for p∈[q, q+ε), where ε = (q−1)/(a−1) and µp = (p−1)/ p−1−a(p−q) . The following theorem is a version of the Gehring Lemma for metric spaces with a doubling measure (see e.g. [9], [10]).

Theorem 3.3. Let q ∈[q_{0},2Q], where q_{0} >1 is fixed. Assume the functions
f, g to be nonnegative and such that g ∈ L^{q}_{loc}(Y, µ), f ∈ L^{r}_{loc}^{0} (Y, µ) for some
r_{0} > q. Assume that there exist constants b > 1 and θ such that for every ball
B ⊂σB⊂Y the following inequality holds

Z

B

g^{q}dµ≤b
Z

σB

gdµ q

+ Z

σB

f^{q}dµ

+θ Z

σB

g^{q}dµ.

Then there exist nonnegative constants θ_{0} and ε_{0}, θ_{0} = θ_{0}(q_{0}, Q, C_{d}, σ) and
ε_{0} =ε_{0}(b, q_{0}, Q, C_{d}, σ) such that if 0< θ < θ_{0} theng ∈L^{p}_{loc}(Y, µ) for p∈[q, q+ε_{0})
and moreover

Z

B

g^{p}dµ
1/p

≤C Z

σB

g^{q}dµ
1/q

+ Z

σB

f^{p}dµ
1/p

for C =C(b, q_{0}, Q, C_{d}, σ).

Remark. For the definitions of the constants θ_{0}, ε_{0} see (3.19), (3.20)
and (3.22).

Proof. Fix a ball B⊂σB ⊂Ω . Let u be given by
u(x) = g^{q}(x)

R

σBg^{q}dx.

Take s > t ≥ 1 (their precise values shall be fixed later). Let α = s^{q} > 1 . By
Lemma 3.1 we obtain a decomposition of σB into sets C^{k}, k = 1,2, . . ., and for
every k a family of pairwise disjoint balls {B_{j}^{k}}_{j=1,2...} ⊂C^{k} such that

u(x)≤α2^{kQ} for a.e. x∈C^{k}\S

j

5B_{j}^{k}
and

α2^{kQ} <

Z

5B_{j}^{k}

u(x)dx≤α2^{kQ}K,
where

K = max

Cd,8^{Q}
σ^{2}

σ−1 Q

.
Assume x ∈C^{k}. Define functions

(3.7) F(x) := f(x)

2^{kQ/q}
Z

σB

g^{q}dµ
1/q

and

(3.8) G(x) := g(x)

2^{kQ/q}
Z

σB

g^{q}dµ
1/q.

By the assumptions of the theorem Z

5B^{k}_{j}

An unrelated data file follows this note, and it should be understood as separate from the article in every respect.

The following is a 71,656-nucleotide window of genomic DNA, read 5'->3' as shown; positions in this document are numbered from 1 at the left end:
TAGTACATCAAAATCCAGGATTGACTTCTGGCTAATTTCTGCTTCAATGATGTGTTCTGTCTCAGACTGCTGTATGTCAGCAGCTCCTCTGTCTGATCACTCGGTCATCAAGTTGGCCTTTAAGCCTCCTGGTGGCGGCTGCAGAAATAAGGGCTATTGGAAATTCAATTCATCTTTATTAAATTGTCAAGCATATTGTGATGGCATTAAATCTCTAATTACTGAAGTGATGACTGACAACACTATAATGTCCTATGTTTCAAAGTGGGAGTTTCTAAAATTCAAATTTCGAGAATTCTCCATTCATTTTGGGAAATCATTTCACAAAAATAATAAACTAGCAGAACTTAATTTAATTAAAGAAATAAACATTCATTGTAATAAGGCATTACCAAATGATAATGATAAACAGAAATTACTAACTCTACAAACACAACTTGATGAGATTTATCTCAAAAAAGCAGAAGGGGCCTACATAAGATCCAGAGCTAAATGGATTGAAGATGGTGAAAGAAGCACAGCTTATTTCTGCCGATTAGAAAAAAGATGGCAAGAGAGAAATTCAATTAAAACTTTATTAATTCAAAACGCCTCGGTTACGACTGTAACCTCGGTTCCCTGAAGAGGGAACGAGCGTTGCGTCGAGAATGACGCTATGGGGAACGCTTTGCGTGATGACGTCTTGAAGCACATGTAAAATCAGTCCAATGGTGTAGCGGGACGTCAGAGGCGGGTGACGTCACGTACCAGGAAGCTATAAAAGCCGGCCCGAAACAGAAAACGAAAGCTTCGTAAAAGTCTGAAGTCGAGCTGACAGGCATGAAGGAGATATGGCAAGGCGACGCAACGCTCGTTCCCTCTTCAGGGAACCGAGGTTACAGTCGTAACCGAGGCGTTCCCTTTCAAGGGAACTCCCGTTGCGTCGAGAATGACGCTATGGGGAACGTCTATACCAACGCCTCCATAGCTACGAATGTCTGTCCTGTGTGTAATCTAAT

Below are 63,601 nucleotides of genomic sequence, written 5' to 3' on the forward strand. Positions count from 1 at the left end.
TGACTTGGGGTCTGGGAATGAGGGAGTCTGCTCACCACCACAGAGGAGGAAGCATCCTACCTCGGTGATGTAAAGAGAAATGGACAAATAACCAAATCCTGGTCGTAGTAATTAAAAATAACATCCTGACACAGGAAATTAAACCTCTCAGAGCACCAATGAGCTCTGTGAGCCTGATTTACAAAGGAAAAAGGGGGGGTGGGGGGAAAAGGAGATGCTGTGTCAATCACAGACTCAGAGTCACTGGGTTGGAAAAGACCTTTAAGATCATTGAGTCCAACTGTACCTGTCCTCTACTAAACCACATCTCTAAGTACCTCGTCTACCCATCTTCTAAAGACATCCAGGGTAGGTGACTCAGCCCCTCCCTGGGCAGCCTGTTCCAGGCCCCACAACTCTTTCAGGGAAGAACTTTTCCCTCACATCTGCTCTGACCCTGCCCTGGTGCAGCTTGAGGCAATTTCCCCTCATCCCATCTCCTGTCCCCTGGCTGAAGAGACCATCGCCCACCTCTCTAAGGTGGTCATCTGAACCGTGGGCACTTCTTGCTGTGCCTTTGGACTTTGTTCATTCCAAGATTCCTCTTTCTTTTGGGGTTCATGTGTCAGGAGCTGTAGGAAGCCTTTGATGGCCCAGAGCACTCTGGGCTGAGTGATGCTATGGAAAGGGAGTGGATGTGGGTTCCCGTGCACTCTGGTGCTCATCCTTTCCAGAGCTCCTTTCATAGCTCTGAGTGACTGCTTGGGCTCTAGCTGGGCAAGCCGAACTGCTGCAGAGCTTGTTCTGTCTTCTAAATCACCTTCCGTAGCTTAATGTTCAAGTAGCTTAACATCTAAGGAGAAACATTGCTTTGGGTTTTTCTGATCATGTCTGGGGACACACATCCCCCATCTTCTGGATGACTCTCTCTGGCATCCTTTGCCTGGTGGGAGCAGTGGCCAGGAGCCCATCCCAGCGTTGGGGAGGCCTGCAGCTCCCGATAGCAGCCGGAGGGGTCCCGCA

g^{q}dµ≤b
Z

σ5B_{j}^{k}

gdµ q

+ Z

σ5B_{j}^{k}

f^{q}dµ

# +θ

Z

σ5B_{j}^{k}

g^{q}dµ.

Consider a ball 5σB_{j}^{k}. It is centered in C^{k} with radius r ≤ (σ−1)R/2^{k+1}σ;
hence 5σB^{k}_{j} ⊂Sk+1

i=(k−1)^{+}C^{i}. Therefore for any x∈5σB_{j}^{k} we have
f(x)≤F(x)

2^{(k+1)q}
Z

σB

g^{q}dµ
1/q

and

g(x)≤G(x)

2^{(k+1)q}
Z

σB

g^{q}dµ
1/q

. It follows that

(3.9) Z

5B^{k}_{j}

G^{q}dµ≤b·2^{q}
Z

σ5B^{k}_{j}

Gdµ q

+ Z

σ5B^{k}_{j}

F^{q}dµ

#

+θ·2^{q}
Z

σ5B^{k}_{j}

G^{q}dµ.

By the definition of G, for every ball B_{j}^{k} we have

(3.10) s^{q} <

Z

5B^{k}_{j}

G^{q}dµ≤s^{q}K.

Let us now set

(3.11) s:= 2^{Q/q}b^{1/(q−1)} 2q

q−1t > t.

Combining (3.9) with (3.10) and applying (3.11) we obtain, after simple compu- tations,

(3.12)

2q

q−1tµ(σ5B_{j}^{k})≤
Z

σ5B_{j}^{k}

Gdµ+ µ(σ5B_{j}^{k})1−(1/q)Z

σ5B^{k}_{j}

F^{q}dµ
1/q

+ θ

b 1/q

µ(σ5B_{j}^{k})1−(1/q)Z

σ5B_{j}^{k}

G^{q}dµ
1/q

.

Let E(G, s) ={x∈σB:G(x)> s}. Since G(x) =

u(x)
2^{kQ}

1/q

for almost all x∈B\S

j5B_{j}^{k}, we have G≤s. Thus
µ E(G, s)

=µ

E(G, s)∩S

j,k

5B_{j}^{k}

and Z

E(G,s)

G^{q}dµ=
Z

E(G,s)∩{∪j,k5B^{k}_{j}}

G^{q}dµ≤X

j,k

Z

5B_{j}^{k}

G^{q}dµ.

Combining this with (3.10) and (3.11) and applying the doubling condition we obtain

(3.13) Z

E(G,s)

G^{q}dµ≤s^{q}KX

j,k

µ(5B^{k}_{j})≤b2^{Q}K C_{d}^{3}t^{q}
2q

q−1

qX

j,k

µ(B_{j}^{k}).

By the definitions of E(F, t) and E(G, t) we have Z

σ5B_{j}^{k}

Fdµ≤ Z

σ5B_{j}^{k}∩E(F,t)

Fdµ+tµ(σ5B_{j}^{k})

and Z

σ5B^{k}_{j}

Gdµ≤ Z

σ5B^{k}_{j}∩E(G,t)

Gdµ+tµ(σ5B_{j}^{k}).

Applying Young’s inequality we obtain
t^{q−1}µ(B^{0})^{1−(1/q)}Z

B^{0}

F^{q}dµ
1/q

≤ q−1

q t^{q−1}µ(B^{0})^{(q−1)/q}q/(q−1)

+ 1 q

Z

B^{0}

F^{q}dµ

≤ q−1

q t^{q}µ(B^{0}) + 1
q

Z

B^{0}

F^{q}dµ

≤ Z

B^{0}∩E(F,t)

F^{q}dµ+t^{q}µ(B^{0}).

Hence

µ(σ5B_{j}^{k})1−(1/q)Z

σ5B_{j}^{k}

F^{q}dµ
1/q

≤t^{1−q}
Z

σ5B_{j}^{k}∩E(F,t)

F^{q}dµ+tµ(σ5B_{j}^{k}).

In the same manner we check that θ

b 1/q

µ(σ5B_{j}^{k})1−(1/q)Z

σ5B_{j}^{k}

G^{q}dµ
1/q

≤ θt^{1−q}
b

Z

σ5B_{j}^{k}∩E(G,t)

G^{q}dµ+tµ(σ5B_{j}^{k}).

Substituting the last two inequalities into (3.12) yields 2q

q−1µ(σ5B_{j}^{k})≤ t^{−1}
Z

σ5B_{j}^{k}∩E(G,t)

Gdµ+t^{−q}
Z

σ5B_{j}^{k}∩E(F,t)

F^{q}dµ
+ θ

bt^{−q}
Z

σ5B_{j}^{k}∩E(G,t)

G^{q}dµ+ 2µ(σ5B_{j}^{k}),
and therefore

(3.14)

µ(σ5B^{k}_{j})≤ q−1
2t^{q}

t^{q−1}

Z

σ5B^{k}_{j}∩E(G,t)

Gdµ +

Z

σ5B^{k}_{j}∩E(F,t)

F^{q}dµ+ θ
b

Z

σ5B^{k}_{j}∩E(G,t)

G^{q}dµ

.

Let D^{k} = S

jσ5B_{j}^{k}. There exists a countable subfamily of pairwise disjoint
balls σ5B_{j(h)}^{k}

j(1),j(2),... such that D^{k} ⊂S

hσ25B_{j(h)}^{k} . Hence